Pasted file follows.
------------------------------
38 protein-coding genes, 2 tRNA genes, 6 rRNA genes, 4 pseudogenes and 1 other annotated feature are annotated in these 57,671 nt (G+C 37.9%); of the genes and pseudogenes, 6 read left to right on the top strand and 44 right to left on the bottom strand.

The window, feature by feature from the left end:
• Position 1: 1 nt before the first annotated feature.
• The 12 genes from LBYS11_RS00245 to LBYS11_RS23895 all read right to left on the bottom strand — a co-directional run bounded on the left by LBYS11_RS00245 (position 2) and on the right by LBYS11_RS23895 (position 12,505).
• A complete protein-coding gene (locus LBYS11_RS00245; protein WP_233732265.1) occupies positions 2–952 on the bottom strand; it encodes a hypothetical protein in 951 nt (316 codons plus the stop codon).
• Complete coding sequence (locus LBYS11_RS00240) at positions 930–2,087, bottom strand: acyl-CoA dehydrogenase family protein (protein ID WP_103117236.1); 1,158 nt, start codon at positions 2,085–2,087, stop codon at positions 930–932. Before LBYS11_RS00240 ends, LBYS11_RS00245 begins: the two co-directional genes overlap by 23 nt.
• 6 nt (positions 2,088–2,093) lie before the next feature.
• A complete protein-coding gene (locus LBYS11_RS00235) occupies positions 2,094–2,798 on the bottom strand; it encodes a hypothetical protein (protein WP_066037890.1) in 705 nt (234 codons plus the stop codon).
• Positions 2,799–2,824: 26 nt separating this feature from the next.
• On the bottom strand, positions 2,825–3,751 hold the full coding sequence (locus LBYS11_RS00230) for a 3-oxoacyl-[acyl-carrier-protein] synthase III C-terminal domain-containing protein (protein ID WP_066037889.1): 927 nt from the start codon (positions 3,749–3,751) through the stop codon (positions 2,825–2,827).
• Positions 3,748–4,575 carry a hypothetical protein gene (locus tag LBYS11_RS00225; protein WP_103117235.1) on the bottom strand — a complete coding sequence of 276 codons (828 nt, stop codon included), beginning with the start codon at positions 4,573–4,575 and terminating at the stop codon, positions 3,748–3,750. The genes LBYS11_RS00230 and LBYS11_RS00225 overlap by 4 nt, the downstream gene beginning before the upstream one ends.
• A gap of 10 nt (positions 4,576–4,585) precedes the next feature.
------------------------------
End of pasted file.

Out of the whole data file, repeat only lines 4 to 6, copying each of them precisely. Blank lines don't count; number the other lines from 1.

• The 12 genes from LBYS11_RS00245 to LBYS11_RS23895 all read right to left on the bottom strand — a co-directional run bounded on the left by LBYS11_RS00245 (position 2) and on the right by LBYS11_RS23895 (position 12,505).
• A complete protein-coding gene (locus LBYS11_RS00245; protein WP_233732265.1) occupies positions 2–952 on the bottom strand; it encodes a hypothetical protein in 951 nt (316 codons plus the stop codon).
• Complete coding sequence (locus LBYS11_RS00240) at positions 930–2,087, bottom strand: acyl-CoA dehydrogenase family protein (protein ID WP_103117236.1); 1,158 nt, start codon at positions 2,085–2,087, stop codon at positions 930–932. Before LBYS11_RS00240 ends, LBYS11_RS00245 begins: the two co-directional genes overlap by 23 nt.